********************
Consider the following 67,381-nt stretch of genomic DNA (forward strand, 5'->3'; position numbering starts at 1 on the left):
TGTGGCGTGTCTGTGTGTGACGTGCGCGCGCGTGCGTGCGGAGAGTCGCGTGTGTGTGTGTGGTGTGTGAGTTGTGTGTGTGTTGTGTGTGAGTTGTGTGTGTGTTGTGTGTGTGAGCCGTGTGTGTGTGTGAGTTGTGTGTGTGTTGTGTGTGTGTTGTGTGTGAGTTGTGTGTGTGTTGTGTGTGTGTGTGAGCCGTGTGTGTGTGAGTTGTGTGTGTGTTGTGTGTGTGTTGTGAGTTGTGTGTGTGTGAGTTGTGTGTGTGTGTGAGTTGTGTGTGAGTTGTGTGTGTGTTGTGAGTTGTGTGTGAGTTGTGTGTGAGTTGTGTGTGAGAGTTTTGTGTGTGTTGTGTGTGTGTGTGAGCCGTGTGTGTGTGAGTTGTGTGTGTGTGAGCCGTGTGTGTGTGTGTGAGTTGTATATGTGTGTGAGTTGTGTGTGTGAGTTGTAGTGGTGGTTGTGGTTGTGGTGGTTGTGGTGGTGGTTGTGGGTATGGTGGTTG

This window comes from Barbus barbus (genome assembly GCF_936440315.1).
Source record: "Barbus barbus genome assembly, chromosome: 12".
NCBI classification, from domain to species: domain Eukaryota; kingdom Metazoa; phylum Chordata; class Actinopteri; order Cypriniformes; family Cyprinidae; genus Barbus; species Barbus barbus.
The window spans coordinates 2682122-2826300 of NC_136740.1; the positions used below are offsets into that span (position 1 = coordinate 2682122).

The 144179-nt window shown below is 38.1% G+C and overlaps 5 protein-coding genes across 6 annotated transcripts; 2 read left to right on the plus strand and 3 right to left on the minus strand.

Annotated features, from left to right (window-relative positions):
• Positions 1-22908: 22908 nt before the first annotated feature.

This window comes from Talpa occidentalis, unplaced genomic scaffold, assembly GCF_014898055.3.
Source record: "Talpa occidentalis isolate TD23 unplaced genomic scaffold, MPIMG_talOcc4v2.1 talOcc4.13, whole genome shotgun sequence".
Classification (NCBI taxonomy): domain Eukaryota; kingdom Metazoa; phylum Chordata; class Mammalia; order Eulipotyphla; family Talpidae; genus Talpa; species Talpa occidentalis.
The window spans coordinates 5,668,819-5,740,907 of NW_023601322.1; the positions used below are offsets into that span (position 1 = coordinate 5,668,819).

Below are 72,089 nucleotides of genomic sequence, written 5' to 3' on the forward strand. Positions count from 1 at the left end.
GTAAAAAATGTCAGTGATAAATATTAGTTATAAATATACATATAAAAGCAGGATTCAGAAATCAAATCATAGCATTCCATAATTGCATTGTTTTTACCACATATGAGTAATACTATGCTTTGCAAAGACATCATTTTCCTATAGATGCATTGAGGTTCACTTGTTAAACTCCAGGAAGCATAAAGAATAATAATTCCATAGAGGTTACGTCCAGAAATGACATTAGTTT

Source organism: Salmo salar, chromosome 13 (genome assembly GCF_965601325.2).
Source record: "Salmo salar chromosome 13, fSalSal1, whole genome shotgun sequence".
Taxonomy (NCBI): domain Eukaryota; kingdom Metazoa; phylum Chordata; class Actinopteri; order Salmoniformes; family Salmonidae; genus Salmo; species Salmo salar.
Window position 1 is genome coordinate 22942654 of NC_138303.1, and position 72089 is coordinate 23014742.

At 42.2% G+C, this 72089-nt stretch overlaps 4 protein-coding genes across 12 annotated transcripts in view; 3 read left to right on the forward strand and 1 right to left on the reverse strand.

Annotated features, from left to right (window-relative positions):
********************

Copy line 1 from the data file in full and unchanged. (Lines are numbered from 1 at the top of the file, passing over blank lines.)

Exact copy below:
Consider the following 67,381-nt stretch of genomic DNA (forward strand, 5'->3'; position numbering starts at 1 on the left):